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Resistance training by the numbers
How much weight, how many reps and sets, and how often? Here's what new guidelines suggest.
Old-fashioned resistance training — lifting heavy weights multiple times — is the best way for men to slow and even reverse age-related muscle loss, known as sarcopenia. It can also increase your strength, protect against falls, and help you live a more independent life.
Resistance training (also known as strength training) consists of doing upper- and lower-body exercises using free weights (like dumbbells, kettlebells, or barbells), weight machines, resistance bands, or just your own body weight.
The constant challenge with resistance training is finding the Goldilocks zone between doing too little and too much.
"The goal is to stress your muscles enough to see and feel a difference, but not overdo it, where you risk injury," says Keelin Godsey, a physical therapist with Harvard-affiliated Spaulding Rehabilitation Network. "You also want to train with a goal of continuous improvement, not plateau."
How do you locate that happy medium? It comes down to five categories: type, weight, reps, sets, and frequency.
Get a helping hand
If possible, see a certified trainer before you embark on a resistance training program. "It's worth the time and investment, as he or she can create a routine unique to your needs, and most important, teach you proper form and speed," says Keelin Godsey, a physical therapist with Harvard-affiliated Spaulding Rehabilitation Network. A trainer can also show you different exercises for each muscle group so you can mix and match your workouts for variety. "This helps you not get bored with your workouts," says Godsey. "Once you know the basics, then you can easily and safely work out on your own."
Give workouts a lift
There are many theories about the ideal approach to resistance training. Guidelines published in the August 2019 issue of The Journal of Strength and Conditioning Research offer some strong evidence-based advice. Researchers reviewed years of exercise data and determined that the following criteria for the five categories are ideal for older adults.
Type. The guidelines suggest one to two multi-joint exercises per major muscle group. There are six main muscle groups: chest, back, arms, shoulders, legs, and calves. So this means six to 12 exercises per workout.
As its name implies, multi-joint exercises are movements that engage more than one joint at a time — for example, elbow and shoulder, or knee and ankle. This is different from single-joint exercises that focus on isolated muscles, like a biceps curl.
"There's nothing wrong with single-joint exercises, and they're often the ones people are most familiar with. But with multi-joint exercises, you can train with heavier weights, which helps to increase muscle mass faster," says Godsey.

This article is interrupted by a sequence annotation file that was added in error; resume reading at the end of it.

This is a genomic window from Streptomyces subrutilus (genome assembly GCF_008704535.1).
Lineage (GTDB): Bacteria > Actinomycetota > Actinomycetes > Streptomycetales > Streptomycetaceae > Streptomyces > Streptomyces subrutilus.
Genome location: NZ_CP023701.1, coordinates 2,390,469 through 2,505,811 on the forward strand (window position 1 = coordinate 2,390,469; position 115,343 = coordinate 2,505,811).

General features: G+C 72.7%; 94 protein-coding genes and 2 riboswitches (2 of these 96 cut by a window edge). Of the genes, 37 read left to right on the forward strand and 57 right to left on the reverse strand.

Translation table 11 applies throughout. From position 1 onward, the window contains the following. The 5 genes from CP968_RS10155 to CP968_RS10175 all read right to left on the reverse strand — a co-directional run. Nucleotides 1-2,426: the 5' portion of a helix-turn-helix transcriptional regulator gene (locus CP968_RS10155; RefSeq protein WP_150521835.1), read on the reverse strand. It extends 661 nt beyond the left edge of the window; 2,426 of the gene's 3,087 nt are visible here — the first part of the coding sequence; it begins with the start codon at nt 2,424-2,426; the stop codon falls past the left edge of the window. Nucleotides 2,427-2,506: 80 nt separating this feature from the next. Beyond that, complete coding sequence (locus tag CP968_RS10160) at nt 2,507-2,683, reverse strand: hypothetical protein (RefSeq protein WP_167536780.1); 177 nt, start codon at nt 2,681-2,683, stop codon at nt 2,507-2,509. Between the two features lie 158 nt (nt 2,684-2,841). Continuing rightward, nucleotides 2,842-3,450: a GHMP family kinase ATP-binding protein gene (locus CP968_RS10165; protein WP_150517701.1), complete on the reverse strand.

Weight. Older adults should aim to exercise with weight at 70% to 85% of their maximum one rep. Maximum one rep is the amount of weight you can lift just once. "You can still receive benefits from lifting lighter weight and less resistance, but the 70%-to-85% range is better," says Godsey.
However, determining a maximum one rep can be difficult for many older adults, as they can hurt themselves if they try lifting too heavy a weight without proper training and support. A simpler, safer approach is to use enough weight or resistance so you can perform 10 reps with good form. "The last two should be tough to complete, and you should have no more than one or two extra reps in reserve," says Godsey.
You can adjust the weight of your dumbbells or kettlebells as needed to find this sweet spot. For resistance bands, you need to change the tautness to make it more or less difficult to move. For body-weight movements, like a push-up, use the same approach: Decrease the resistance if it's too tough — for instance, by doing the push-up from your knees or against a counter. To increase the resistance, elevate your feet, or shift your hands inward from beneath your shoulders.
Reps. The guideline found that anywhere from six to 12 reps per exercise were beneficial. Godsey suggests beginning with 10 reps at light to medium resistance. "This is about in the middle of this range and is an easy number to remember," he says. "But as you progress, you should aim for six to eight reps with increased weight or resistance."
Sets. The guidelines recommend two to three sets per exercise. Godsey suggests beginning with two sets at first. "Always rest in between for anywhere from 30 seconds to two minutes, if needed, to help you recover," he says.
Frequency. More is not always better when it comes to resistance training. Two or three workouts per week produces the most muscle size and strength compared with fewer or more sessions. "Begin with twice a week, spread out by a few days, and then add another workout as you progress," says Godsey.
Keep in mind that it can take time to see increased muscle mass and feel stronger. "Consistency is essential, but if you don't notice changes after about eight weeks, you are not training hard enough and need to mix up your routine by increasing your weight or sets or the number of exercises," says Godsey.
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Strength and Power Training for All Ages
Studies attest that strength training, as well as aerobic exercise, can help you manage and sometimes prevent conditions as varied as heart disease, diabetes, arthritis, and osteoporosis. It can also protect vitality, make everyday tasks more manageable, and help you maintain a healthy weight. Strength and Power Training for All Ages helps you take strength training to the next level by developing a program that's right for you.
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